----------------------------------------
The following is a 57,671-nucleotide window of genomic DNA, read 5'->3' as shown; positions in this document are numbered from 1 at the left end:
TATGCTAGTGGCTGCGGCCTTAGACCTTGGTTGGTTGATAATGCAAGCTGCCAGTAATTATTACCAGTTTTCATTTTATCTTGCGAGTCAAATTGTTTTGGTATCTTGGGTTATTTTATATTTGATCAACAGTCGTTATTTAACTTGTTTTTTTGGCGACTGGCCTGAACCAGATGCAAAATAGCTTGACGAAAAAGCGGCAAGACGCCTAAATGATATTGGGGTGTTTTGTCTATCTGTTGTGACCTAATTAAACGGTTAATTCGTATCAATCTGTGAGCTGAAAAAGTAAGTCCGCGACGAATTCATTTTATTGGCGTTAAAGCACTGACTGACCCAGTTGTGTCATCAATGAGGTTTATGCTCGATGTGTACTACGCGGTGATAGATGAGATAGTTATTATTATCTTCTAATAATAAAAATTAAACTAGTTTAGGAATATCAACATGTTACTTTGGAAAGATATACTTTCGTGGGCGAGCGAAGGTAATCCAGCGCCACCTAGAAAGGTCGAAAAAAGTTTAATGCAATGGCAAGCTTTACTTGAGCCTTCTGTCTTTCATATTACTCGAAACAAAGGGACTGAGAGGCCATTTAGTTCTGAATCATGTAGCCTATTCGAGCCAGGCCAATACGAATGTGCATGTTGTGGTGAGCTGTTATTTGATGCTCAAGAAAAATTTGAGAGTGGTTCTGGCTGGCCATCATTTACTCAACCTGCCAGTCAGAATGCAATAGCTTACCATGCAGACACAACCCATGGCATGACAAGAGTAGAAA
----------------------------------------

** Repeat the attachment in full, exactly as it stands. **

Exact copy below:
The following is a 57,671-nucleotide window of genomic DNA, read 5'->3' as shown; positions in this document are numbered from 1 at the left end:
TATGCTAGTGGCTGCGGCCTTAGACCTTGGTTGGTTGATAATGCAAGCTGCCAGTAATTATTACCAGTTTTCATTTTATCTTGCGAGTCAAATTGTTTTGGTATCTTGGGTTATTTTATATTTGATCAACAGTCGTTATTTAACTTGTTTTTTTGGCGACTGGCCTGAACCAGATGCAAAATAGCTTGACGAAAAAGCGGCAAGACGCCTAAATGATATTGGGGTGTTTTGTCTATCTGTTGTGACCTAATTAAACGGTTAATTCGTATCAATCTGTGAGCTGAAAAAGTAAGTCCGCGACGAATTCATTTTATTGGCGTTAAAGCACTGACTGACCCAGTTGTGTCATCAATGAGGTTTATGCTCGATGTGTACTACGCGGTGATAGATGAGATAGTTATTATTATCTTCTAATAATAAAAATTAAACTAGTTTAGGAATATCAACATGTTACTTTGGAAAGATATACTTTCGTGGGCGAGCGAAGGTAATCCAGCGCCACCTAGAAAGGTCGAAAAAAGTTTAATGCAATGGCAAGCTTTACTTGAGCCTTCTGTCTTTCATATTACTCGAAACAAAGGGACTGAGAGGCCATTTAGTTCTGAATCATGTAGCCTATTCGAGCCAGGCCAATACGAATGTGCATGTTGTGGTGAGCTGTTATTTGATGCTCAAGAAAAATTTGAGAGTGGTTCTGGCTGGCCATCATTTACTCAACCTGCCAGTCAGAATGCAATAGCTTACCATGCAGACACAACCCATGGCATGACAAGAGTAGAAA